Or did I? I reached down towards my pocket to grab a set of cutters, pliers, anything I could use to bash through a wall without breaking my knuckles. My hand dropped down, almost intuitively, to the heaviest thing that was easily accessible: that flashlight I was testing out: the LED-powered, aluminum-milled monstrosity that I had turned on without thinking and had been lighting my way for the past few minutes. I had carried it with me on every alarm since I’d received it, eagerly awaiting the chance to really put it through the ringer (as you’ll see in the photos, I had jury-rigged the light onto an old radio strap with a hose clamp and some key rings).

Fuck it. Coast is gonna love my writeup on this.

I began slamming the flashlight’s front edge into the wall as hard as I could, tearing out chunks of drywall with each hit. Several times, I made jarring contact with 3/4” plywood screwed to the other side of the studs, stinging my hands and producing a loud crack I could hear over the din of the room. After several hits (and with the light still functioning well), I saw the doorway clear out.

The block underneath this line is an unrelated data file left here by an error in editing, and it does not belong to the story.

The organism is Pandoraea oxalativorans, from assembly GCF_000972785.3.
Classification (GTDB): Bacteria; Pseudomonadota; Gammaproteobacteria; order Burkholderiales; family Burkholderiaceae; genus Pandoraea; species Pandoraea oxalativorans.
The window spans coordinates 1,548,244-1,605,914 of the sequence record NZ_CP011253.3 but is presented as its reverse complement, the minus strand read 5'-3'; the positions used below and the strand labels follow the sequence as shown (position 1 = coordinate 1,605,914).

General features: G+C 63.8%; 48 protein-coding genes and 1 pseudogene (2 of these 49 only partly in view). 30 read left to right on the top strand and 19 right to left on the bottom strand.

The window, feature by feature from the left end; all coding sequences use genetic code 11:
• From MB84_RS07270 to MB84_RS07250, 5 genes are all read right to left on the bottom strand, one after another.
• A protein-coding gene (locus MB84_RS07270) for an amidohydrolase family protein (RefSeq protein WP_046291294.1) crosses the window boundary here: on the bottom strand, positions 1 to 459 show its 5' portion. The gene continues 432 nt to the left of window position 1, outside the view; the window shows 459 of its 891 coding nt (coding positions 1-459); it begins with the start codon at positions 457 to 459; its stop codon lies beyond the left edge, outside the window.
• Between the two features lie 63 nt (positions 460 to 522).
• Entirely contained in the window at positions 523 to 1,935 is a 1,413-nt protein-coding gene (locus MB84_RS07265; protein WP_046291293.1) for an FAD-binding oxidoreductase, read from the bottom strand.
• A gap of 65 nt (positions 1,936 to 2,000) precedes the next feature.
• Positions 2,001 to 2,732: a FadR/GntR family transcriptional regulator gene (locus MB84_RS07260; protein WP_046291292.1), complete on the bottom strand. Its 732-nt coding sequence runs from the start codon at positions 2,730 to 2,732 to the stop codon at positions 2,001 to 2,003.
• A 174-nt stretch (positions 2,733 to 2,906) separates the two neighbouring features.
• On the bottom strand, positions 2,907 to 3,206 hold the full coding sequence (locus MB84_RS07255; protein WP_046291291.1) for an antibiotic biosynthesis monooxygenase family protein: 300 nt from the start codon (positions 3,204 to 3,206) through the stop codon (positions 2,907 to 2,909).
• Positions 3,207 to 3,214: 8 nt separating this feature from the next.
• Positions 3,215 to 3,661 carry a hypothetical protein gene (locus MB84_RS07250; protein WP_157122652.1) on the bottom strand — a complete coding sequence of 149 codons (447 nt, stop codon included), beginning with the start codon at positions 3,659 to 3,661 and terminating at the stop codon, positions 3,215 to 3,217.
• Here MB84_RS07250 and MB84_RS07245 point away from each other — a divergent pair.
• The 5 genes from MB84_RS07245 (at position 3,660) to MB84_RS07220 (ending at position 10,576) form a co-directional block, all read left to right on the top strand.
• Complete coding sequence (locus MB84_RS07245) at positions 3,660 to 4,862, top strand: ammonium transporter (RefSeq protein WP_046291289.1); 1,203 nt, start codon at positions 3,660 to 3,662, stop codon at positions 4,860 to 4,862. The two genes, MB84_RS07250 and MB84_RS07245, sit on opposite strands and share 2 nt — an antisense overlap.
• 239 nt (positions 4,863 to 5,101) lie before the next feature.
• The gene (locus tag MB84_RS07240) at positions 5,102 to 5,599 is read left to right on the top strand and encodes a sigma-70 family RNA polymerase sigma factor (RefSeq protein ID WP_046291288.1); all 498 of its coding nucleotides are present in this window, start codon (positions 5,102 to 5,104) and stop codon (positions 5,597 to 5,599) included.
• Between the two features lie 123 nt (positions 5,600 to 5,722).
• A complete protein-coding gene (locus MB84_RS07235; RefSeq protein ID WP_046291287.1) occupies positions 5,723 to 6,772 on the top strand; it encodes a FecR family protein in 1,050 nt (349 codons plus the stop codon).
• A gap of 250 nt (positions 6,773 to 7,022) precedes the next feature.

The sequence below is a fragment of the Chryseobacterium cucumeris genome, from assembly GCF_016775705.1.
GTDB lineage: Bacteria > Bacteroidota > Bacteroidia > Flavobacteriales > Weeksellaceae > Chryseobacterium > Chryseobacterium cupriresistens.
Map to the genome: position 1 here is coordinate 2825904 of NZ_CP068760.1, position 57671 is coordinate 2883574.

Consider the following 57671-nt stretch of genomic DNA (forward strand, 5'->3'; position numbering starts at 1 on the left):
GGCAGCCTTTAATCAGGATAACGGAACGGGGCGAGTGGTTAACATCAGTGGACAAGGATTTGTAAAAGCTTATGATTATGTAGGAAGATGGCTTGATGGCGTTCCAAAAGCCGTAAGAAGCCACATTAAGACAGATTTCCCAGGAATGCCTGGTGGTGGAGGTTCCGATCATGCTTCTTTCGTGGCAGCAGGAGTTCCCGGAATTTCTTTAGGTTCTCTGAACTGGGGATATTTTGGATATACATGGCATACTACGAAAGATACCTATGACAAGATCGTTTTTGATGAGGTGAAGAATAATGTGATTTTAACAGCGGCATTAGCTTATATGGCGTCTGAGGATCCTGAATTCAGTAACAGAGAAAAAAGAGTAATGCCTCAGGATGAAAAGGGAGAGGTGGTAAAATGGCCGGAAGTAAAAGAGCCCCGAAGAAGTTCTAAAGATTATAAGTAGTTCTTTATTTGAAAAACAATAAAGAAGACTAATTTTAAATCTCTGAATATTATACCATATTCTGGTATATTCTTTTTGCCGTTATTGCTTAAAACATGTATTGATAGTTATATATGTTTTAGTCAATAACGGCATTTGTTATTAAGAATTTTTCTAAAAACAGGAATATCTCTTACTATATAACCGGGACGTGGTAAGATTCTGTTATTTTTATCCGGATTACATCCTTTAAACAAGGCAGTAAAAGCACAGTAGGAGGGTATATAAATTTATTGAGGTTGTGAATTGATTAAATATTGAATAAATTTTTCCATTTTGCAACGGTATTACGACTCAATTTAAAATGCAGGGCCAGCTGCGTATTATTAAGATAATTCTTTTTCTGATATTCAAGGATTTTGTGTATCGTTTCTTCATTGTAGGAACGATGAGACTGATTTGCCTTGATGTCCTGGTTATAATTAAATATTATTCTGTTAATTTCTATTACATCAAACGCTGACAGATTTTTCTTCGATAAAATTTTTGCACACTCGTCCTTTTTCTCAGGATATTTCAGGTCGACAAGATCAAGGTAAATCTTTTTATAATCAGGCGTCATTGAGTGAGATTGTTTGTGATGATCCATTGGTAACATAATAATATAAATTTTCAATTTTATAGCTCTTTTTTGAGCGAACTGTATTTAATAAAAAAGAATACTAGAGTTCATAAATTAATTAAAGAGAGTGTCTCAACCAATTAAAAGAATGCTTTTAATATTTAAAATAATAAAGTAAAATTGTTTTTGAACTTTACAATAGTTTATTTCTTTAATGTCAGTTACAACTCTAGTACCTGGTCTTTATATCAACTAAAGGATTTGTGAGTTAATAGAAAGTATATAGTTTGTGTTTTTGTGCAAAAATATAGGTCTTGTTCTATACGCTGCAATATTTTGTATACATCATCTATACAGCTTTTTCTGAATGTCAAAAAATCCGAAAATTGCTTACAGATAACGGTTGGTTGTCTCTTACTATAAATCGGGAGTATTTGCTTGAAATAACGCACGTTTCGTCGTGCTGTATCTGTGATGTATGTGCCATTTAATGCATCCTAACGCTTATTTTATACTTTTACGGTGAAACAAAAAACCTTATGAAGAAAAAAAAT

Hmm. No sense in continuing this wall-breaching exercise if I’ve got a perfectly good avenue into the next room.

(I would learn later that one engine company had burst a section of their hoseline, rendering their presence useless; another company hadn’t pulled enough line, and were stuck just before the doorway with no more hose and no recourse.)

An engine Lieutenant was hunkered down just inside the room, asking in the most polite manner possible if “anyone in this goddamned fucking place” had a hoseline. Two hard taps on his shoulder spun him around to face me, where I waddled over with a nozzle and a couple extra feet of hose, looped into a circle beside me.

“That’ll do!” After pointing out several holes in the floor—the largest of which he had laid his halligan bar over—we settled against the wall and I opened the nozzle with a satisfying whoosh.

Here, there, and everywhere; the orange that had once sat atop us gave way to a humid gray fog that sank to our level. Several minutes later, it was all over, and I directed a slightly-wider fog stream out the back window to draw the smoke out.

I’ll have to admit that it felt damned good to get some water on a fire again. We run our medicals, we ride our ambulances… but we want nothing more than that irreplaceable, unparalleled, and undeniably satisfying feeling of going to a good fire.

And everybody's got time for that.


A few more notes about the flashlight that survived the treatment I gave it: you can see in the following photos that it took quite the beating; there's debris and soot coating it from front to back, and the lens area is filled with all manner of gunk. The photo below is immediately following the fire, taken while I was removing my gear beside the engine.